Most businesses need financing. Cash flow is different from profits, so profits don’t guarantee money in the bank. There’s financing needed to manage starting costs, inventory, waiting to get paid, and other factors. Much of that is what we lump together as “working capital.”
Most people think of financing as debt, borrowed money. In this context it also includes investment capital. Either debt or investment is outside financing that helps a business meet expenses and grow. While some smaller businesses get by without financing, and even some medium and large businesses that are mature and stable and conservatively managed can get by without financing, most businesses need some outside money to get started, to expand, and to supply their regular needs for working capital. (Working capital, by the way, normally means cash in the bank to cover cash flow deficits caused by normal flow of the business. Technically, it is current assets less current liabilities. )
Your business plan should tell you whether or not you need financing, and how much. The plan should estimate cash flow for your company and if cash flow is negative for any good reason – and there are good reasons – then you plan to add money as either loans or investment. The most common reason for needing financing, by far, is “Accounts Receivable.” That is the accounting term for the amount of money a business is waiting to receive from customers for sales already made but not paid for. Most business-to-business sales involve delivering an invoice and waiting to get paid. Businesses that sell this way have to deal with collecting money owed, and while they wait to collect, they have bills to pay. Therefore, they need financing.
Another common reason for financing is paying for inventory. To sell things you need to buy them first. Often you have to pay for your inventory before you sell it. That means you need financial resources to deal with pay cycles.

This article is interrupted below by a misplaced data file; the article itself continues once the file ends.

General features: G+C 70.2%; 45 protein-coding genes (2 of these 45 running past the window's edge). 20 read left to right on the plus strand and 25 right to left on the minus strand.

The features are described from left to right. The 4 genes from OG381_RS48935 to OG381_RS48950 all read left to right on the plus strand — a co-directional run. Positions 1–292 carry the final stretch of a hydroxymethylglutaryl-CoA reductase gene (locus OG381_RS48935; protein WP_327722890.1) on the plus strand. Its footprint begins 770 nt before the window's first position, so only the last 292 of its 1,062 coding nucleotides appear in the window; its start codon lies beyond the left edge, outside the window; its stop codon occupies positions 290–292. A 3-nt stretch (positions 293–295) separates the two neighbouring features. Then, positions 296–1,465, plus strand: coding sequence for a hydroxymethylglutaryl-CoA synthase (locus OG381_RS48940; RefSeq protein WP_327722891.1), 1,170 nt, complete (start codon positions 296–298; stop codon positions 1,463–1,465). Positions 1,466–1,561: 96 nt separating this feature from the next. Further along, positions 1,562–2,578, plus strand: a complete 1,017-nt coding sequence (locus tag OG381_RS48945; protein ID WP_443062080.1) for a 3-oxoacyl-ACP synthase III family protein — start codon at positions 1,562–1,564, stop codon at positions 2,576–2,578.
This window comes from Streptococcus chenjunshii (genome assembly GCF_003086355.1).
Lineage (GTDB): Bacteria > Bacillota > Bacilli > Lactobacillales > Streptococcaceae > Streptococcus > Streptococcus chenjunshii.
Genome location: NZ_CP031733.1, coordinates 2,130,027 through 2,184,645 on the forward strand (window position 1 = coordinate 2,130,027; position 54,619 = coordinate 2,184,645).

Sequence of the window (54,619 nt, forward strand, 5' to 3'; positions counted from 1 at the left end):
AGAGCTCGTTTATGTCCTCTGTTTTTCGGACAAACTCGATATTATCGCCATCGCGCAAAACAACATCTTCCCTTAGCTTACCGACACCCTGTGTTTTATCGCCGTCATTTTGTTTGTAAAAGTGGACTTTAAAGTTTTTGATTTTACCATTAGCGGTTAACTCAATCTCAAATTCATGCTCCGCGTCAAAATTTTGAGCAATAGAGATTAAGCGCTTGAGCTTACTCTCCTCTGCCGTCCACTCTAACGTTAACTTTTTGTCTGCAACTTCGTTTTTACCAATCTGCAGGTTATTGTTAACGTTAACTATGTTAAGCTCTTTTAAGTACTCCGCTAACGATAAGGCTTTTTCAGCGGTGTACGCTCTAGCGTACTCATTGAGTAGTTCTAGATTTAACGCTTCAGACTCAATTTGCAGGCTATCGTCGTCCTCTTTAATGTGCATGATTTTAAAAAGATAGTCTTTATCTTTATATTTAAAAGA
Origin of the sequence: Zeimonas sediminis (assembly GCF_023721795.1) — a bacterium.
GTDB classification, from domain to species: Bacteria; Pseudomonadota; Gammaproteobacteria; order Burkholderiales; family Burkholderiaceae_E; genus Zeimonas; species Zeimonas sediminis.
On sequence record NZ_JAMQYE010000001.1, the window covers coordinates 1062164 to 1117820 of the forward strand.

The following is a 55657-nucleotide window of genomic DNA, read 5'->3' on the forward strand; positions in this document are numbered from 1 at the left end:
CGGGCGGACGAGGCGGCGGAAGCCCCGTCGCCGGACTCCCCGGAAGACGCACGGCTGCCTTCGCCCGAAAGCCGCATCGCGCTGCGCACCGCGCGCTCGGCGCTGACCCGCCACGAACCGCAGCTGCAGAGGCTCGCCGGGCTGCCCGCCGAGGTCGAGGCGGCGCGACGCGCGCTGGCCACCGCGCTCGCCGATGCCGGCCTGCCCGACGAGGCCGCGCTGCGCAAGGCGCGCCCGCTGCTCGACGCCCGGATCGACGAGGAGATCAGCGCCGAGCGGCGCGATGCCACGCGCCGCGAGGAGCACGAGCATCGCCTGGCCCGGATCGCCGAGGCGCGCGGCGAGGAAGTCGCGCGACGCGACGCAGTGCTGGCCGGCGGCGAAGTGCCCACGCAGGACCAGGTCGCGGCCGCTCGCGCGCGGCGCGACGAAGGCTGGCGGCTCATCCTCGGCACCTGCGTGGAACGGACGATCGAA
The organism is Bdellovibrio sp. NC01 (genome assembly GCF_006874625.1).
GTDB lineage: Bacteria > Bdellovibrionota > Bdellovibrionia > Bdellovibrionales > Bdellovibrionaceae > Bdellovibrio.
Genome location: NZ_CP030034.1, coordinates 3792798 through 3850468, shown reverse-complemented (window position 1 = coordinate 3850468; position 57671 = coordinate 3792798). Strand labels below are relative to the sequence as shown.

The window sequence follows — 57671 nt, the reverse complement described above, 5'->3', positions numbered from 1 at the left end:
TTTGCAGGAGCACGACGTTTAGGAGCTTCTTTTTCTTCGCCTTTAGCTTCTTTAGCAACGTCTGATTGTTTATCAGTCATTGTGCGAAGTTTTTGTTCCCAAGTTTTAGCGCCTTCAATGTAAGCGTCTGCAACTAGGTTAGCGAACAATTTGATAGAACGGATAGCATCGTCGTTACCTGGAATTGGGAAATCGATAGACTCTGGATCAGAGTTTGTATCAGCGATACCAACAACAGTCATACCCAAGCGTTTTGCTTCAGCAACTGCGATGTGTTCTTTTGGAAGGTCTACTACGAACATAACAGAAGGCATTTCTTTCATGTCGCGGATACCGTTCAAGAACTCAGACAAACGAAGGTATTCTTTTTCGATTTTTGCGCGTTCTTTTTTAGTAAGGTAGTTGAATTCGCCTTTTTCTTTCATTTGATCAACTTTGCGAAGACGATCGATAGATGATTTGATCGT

Start-up businesses often need financing to cover their initial costs and expenses while they are starting, before they can start selling.
A correct business plan process will point out the gaps that need to be filled with financing. For a start-up company, use the plan to help calculate needs and early expenses and the early deficits as the company gets started, and then plan to fill those needs with borrowed money or investment. If you can’t get enough funding to cover the needs, then you must either change the plan to reduce the needs, or don’t start the company. For an ongoing company, use the plan to calculate cash flow from normal operations, and turn to financing as needed to support working capital requirements.
Don’t be surprised by needing financing. Most businesses do. Some smaller, cash-only businesses get by without financing. They sell for cash, buy in cash, and don’t spend what they don’t have. It’s easier to get by without financing as a service business than a product-based business, because you don’t have to deal with inventory. A home office is less likely to need financing than a business location you rent. A one-employee-business is less likely to need financing than a business needing employees.